Proper Project Kickoffs — Completion Backward
Whether the project kickoff meeting is conducted by an architectural or engineering project manager (with you attending as the “CAD/BIM representative) or whether you run your own kickoff meeting, the goal is still the same — to understand how the project will work from a CAD point of view.
Whenever I attend a kickoff meeting, I always ask the following questions — which you’ll note are in backwards order from how a project normally runs — and strive to have them answered at the end of the meeting:
- What will the CAD/BIM deliverables be?
- What project tools do we need to meet deliverable requirements?
- Who’s on the team and what training do they need?
- Who’s in charge: CAD Manager, PM’s, or senior management?
- What is the timeline?
My reasoning for insisting on a kickoff meeting using completion backward-thinking is not just to get the above parameters defined, but also to get everybody thinking about the project workflow. It’s better to start a project in an organized way and move forward than it is to start with anarchy and try to organize it later.
The Detailed Breakdown
As the kickoff meeting unfolds, here are the detailed questions that I ask for each section outlined above:
Deliverables. What software will be used and which version? Will a filing structure (parts to assemblies, BIM discipline coordination strategies, XREFs to master drawings) be used? What will the 2D geometry and plotting formats be (DWG, DGN, PDF, hard copy, etc.)? How will we track who has what file version?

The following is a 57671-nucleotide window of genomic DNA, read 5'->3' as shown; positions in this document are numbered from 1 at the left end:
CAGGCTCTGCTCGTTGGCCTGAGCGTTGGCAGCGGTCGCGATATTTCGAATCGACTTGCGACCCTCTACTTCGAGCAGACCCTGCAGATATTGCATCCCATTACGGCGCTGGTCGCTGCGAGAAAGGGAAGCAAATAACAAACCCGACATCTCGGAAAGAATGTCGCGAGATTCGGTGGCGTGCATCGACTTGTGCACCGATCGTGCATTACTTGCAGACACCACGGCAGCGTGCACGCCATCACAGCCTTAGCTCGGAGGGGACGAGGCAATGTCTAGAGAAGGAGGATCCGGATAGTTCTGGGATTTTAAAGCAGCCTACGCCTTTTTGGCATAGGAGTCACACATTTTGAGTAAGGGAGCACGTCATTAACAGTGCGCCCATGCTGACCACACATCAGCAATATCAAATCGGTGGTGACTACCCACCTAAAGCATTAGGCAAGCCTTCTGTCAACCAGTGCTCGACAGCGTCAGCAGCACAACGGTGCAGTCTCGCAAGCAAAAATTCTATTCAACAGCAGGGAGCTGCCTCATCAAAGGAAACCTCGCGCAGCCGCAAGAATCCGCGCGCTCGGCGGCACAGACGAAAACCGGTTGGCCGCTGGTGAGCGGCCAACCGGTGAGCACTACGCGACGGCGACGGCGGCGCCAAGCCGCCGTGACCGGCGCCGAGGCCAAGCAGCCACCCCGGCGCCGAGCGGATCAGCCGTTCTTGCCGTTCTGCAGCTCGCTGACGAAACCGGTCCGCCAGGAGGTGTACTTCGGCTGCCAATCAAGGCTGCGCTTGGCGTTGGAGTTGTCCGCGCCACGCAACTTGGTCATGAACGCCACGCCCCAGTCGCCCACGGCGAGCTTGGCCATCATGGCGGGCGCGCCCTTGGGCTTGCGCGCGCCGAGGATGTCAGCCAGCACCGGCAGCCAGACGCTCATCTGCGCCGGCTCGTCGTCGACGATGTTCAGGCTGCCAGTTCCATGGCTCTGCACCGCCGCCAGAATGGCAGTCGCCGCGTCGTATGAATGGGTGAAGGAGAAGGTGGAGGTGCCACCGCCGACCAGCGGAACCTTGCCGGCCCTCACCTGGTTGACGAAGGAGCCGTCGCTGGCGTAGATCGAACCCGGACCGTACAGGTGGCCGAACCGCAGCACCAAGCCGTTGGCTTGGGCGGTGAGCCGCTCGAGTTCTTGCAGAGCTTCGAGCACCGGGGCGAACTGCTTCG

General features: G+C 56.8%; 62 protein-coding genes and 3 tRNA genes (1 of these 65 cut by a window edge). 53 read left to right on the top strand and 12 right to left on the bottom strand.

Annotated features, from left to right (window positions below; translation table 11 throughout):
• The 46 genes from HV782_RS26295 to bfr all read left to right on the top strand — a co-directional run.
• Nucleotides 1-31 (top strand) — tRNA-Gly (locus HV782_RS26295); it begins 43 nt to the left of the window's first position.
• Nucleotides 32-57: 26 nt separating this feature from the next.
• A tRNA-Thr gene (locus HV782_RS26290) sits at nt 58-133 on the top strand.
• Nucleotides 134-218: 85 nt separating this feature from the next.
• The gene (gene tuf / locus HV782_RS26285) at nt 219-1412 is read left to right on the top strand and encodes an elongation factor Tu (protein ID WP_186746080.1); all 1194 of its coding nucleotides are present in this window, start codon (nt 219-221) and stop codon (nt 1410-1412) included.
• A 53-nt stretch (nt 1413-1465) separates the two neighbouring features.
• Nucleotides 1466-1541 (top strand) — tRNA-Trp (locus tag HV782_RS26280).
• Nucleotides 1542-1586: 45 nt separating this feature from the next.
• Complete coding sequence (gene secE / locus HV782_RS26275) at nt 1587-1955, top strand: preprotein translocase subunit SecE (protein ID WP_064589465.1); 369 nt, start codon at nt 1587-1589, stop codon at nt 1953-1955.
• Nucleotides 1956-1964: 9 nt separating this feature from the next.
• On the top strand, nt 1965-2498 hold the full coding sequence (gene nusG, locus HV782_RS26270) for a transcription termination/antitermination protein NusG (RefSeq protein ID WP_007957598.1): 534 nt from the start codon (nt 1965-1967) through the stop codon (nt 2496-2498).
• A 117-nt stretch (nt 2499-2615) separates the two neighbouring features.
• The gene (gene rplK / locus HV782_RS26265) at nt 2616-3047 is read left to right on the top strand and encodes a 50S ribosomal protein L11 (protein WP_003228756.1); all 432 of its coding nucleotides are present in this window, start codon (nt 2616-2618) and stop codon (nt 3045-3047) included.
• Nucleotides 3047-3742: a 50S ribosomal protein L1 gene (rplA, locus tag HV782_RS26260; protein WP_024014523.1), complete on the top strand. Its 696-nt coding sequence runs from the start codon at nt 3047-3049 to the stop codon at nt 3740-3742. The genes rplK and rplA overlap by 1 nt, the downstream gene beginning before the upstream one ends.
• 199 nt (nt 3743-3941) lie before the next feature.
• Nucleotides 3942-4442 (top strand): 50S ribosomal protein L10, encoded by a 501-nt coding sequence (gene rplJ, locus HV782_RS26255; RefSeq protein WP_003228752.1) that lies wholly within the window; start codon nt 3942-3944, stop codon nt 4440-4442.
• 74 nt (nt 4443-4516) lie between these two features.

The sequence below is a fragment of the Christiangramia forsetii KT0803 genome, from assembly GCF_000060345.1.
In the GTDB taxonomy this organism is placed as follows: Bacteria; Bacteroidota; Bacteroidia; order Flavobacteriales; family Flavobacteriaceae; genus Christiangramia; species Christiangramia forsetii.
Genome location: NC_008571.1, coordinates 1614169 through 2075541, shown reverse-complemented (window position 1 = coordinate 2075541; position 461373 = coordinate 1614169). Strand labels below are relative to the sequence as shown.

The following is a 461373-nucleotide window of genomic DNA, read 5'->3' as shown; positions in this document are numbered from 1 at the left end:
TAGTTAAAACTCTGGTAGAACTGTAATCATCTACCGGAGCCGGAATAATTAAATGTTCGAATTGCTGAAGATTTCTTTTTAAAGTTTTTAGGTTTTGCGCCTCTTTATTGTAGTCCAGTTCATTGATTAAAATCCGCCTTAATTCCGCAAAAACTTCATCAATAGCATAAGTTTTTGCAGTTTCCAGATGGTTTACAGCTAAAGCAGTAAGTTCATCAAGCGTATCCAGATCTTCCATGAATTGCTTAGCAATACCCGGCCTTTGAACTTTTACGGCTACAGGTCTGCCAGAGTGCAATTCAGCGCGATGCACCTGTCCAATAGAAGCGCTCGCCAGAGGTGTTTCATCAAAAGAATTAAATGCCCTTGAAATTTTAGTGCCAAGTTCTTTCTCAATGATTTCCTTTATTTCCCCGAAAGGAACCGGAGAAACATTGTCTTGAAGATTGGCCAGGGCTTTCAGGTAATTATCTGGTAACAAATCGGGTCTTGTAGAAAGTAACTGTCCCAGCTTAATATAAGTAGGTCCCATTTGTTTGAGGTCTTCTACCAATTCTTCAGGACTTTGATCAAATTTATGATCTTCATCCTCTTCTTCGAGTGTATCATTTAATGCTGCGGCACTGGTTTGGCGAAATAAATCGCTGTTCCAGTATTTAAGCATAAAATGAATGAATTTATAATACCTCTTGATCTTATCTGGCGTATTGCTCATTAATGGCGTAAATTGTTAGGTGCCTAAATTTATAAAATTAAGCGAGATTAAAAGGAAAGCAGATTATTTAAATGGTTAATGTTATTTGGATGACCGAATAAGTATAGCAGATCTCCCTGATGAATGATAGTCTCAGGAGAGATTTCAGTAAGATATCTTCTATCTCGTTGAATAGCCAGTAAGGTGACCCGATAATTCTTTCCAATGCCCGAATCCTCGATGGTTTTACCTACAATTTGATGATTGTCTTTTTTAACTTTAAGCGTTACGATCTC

Tools. For the most part, the deliverables defined above will dictate the tools to be used on the project.
Team. Who is involved with the production of the deliverables in your company and the client’s company (if applicable)? Who will need training on specific tools? Will everyone in the internal team have the same project manager? Who will receive and validate work product at the client company?
Who’s in charge. Should things go wrong, who has the authority to make the fixes required?
Timeline. Based on everything above, what is a reasonable timeline for completion?
These questions allow me to establish the ground rules for the project. And, again, note that the order of these questions matter as each topic of discussion leads logically into the next.
At the conclusion of this kickoff meeting, everyone should be in agreement as to how the project will be conducted, right? If not, you need to have further discussions until consensus is reached!